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Galveston Orientation and Amnesia Test
WHAT YOU NEED TO KNOW:
What is the Galveston Orientation and Amnesia Test?
The Galveston Orientation and Amnesia Test (GOAT) is a tool used to test a person's memory after a traumatic brain injury (TBI). The GOAT tests how much the person remembers. It also tests what he knows about where he is and what day it is. The GOAT helps healthcare providers learn when the person starts to remember information more easily. If a person's memory improves after a brain injury, this may be a good sign he is getting better.
What questions are asked during the GOAT?
Healthcare providers will ask questions about the past and the present. A person may have trouble recalling past facts even when he knows the current day and year. The following are examples of questions that might be asked:
- What is your name?
- What is the last thing you remember before the accident?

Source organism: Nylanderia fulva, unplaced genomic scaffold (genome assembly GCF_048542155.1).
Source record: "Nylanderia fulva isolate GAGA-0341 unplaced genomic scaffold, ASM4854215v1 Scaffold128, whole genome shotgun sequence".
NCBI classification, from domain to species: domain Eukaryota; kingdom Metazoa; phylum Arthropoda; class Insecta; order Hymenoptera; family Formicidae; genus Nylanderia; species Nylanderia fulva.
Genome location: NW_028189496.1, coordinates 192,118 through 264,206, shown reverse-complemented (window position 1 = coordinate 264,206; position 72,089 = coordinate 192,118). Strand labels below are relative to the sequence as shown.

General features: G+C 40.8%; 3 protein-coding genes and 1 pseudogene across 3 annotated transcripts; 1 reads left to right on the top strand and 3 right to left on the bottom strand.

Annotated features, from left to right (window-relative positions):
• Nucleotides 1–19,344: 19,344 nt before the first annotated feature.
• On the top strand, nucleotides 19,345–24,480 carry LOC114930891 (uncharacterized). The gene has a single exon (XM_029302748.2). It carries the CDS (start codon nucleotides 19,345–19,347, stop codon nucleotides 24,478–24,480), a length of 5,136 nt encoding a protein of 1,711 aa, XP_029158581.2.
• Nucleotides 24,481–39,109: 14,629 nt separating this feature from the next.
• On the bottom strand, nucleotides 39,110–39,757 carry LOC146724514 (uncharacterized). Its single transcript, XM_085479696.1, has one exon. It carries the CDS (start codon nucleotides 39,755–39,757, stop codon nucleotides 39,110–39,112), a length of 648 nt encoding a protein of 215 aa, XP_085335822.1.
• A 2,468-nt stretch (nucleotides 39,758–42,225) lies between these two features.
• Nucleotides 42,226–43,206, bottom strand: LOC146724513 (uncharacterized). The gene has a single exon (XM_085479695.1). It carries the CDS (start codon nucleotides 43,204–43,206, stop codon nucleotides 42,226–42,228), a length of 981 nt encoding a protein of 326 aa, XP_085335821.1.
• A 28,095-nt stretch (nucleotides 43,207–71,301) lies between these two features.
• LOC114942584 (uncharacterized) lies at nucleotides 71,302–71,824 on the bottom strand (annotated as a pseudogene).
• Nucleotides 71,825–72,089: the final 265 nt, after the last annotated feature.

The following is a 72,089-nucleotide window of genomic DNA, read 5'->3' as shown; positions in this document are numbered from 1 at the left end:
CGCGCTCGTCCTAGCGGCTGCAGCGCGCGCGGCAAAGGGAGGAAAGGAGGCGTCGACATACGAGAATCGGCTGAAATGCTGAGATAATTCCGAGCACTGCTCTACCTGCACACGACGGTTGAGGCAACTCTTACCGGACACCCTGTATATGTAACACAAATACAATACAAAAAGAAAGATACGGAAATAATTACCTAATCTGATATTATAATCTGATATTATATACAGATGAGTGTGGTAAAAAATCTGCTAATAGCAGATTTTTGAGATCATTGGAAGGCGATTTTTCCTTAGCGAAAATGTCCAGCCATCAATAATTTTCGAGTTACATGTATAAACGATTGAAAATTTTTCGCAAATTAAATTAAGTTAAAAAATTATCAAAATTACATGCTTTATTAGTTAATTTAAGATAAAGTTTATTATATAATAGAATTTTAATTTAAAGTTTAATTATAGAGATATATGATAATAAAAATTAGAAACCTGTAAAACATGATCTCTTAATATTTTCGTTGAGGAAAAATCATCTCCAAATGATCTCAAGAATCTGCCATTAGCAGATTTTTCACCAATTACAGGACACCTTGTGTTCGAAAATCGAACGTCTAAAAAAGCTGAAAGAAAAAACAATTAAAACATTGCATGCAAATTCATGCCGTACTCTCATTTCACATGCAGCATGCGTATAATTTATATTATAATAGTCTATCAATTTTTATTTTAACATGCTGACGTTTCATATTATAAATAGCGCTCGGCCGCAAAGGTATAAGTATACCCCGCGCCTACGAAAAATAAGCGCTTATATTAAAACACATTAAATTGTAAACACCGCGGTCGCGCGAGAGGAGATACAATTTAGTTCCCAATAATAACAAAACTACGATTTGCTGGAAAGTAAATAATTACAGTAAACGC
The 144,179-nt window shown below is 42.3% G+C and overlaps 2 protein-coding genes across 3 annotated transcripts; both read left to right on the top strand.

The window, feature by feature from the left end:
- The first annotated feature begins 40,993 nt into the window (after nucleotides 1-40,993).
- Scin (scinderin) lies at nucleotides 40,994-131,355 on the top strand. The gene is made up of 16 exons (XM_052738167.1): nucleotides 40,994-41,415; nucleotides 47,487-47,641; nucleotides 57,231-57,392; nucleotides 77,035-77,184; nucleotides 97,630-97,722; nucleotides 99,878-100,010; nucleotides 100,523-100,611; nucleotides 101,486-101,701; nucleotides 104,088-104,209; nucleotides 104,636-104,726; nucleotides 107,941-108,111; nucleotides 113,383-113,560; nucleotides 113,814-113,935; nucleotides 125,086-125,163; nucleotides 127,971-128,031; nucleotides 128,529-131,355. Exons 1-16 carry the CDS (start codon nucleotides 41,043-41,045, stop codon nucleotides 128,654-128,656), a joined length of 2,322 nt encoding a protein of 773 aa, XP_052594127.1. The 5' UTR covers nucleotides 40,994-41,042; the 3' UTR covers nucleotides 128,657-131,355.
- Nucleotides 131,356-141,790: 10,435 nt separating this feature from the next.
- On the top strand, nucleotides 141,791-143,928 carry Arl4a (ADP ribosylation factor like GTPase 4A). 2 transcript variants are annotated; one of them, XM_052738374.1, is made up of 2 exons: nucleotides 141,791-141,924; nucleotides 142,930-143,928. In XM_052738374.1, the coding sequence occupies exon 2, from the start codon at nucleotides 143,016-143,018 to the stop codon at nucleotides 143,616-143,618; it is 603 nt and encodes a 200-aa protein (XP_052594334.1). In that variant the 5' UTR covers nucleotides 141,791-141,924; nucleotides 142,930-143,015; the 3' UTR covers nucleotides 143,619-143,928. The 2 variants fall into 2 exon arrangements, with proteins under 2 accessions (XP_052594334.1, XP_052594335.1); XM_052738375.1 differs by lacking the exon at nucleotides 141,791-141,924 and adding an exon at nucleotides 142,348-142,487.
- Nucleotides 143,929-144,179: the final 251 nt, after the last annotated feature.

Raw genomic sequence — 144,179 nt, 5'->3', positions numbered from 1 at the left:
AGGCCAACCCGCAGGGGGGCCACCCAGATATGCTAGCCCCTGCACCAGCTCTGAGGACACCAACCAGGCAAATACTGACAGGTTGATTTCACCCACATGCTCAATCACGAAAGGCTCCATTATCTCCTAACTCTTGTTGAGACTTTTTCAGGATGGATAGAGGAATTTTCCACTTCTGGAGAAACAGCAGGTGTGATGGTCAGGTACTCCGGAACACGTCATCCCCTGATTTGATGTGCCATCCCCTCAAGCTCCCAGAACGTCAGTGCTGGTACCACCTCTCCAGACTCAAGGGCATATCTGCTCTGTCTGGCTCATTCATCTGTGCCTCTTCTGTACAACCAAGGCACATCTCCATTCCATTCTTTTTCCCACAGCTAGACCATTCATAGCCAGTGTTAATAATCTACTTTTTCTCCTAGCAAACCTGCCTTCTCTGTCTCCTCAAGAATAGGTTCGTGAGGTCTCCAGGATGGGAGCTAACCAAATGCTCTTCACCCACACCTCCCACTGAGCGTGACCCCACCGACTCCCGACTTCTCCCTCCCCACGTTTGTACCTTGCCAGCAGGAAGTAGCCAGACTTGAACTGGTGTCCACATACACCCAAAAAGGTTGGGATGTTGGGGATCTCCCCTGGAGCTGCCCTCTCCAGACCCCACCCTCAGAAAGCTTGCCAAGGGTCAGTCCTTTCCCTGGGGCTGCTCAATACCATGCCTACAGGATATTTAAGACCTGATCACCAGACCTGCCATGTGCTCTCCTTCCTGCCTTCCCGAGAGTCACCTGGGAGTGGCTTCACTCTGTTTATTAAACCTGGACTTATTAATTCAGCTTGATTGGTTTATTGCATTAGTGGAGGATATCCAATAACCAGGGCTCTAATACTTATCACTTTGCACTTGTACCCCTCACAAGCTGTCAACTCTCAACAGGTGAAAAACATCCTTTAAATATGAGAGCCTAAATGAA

- What is the first thing you remember after the accident?
- What city are you in right now?
- Where were you born?
When is the GOAT used?
Healthcare providers use the GOAT when a person arrives at the hospital. They also use it while the person is recovering in the hospital. It can be used if a person goes in and out of a coma.
How is the GOAT used?
If a person gets a high GOAT score, it means he may recover well from the TBI. A low number of correct answers may mean he needs a longer period of time to get well. The GOAT helps healthcare providers plan treatments and therapy. It also helps them plan how to work with the person and his family after he goes home.
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